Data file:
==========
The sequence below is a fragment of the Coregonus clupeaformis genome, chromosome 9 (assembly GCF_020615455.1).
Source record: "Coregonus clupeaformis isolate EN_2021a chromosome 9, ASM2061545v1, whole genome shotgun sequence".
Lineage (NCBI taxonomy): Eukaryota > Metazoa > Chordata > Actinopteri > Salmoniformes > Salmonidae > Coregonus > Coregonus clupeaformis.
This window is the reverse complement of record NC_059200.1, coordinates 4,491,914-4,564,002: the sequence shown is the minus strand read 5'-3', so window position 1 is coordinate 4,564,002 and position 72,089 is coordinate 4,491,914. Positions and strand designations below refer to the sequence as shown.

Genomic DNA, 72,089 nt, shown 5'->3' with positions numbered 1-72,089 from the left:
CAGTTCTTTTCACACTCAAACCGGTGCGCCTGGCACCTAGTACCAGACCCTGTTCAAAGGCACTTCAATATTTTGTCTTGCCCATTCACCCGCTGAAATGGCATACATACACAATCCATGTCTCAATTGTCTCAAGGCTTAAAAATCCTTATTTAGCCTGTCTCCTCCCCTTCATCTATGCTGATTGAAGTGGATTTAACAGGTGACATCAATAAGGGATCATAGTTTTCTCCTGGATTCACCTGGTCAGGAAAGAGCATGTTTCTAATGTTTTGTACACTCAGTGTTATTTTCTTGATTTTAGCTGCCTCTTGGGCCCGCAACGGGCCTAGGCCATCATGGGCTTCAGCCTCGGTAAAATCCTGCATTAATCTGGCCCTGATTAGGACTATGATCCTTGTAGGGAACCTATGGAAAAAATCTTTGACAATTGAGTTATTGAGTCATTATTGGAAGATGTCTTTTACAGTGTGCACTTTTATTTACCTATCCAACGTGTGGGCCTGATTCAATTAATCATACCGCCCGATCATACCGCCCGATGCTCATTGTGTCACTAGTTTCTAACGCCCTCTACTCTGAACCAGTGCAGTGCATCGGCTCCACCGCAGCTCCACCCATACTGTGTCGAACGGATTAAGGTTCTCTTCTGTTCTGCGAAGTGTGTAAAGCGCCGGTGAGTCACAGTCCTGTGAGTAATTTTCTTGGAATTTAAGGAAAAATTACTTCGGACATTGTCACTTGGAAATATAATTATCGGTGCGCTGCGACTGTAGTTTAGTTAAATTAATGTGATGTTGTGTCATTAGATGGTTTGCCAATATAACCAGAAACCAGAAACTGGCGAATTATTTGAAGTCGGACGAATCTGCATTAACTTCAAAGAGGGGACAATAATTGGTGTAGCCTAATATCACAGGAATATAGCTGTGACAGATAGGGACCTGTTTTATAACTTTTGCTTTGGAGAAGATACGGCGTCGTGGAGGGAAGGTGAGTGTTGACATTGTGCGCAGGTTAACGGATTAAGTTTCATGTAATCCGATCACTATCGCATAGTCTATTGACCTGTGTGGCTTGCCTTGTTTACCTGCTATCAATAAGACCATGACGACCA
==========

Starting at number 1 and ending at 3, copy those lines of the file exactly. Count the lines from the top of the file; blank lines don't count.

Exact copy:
The sequence below is a fragment of the Coregonus clupeaformis genome, chromosome 9 (assembly GCF_020615455.1).
Source record: "Coregonus clupeaformis isolate EN_2021a chromosome 9, ASM2061545v1, whole genome shotgun sequence".
Lineage (NCBI taxonomy): Eukaryota > Metazoa > Chordata > Actinopteri > Salmoniformes > Salmonidae > Coregonus > Coregonus clupeaformis.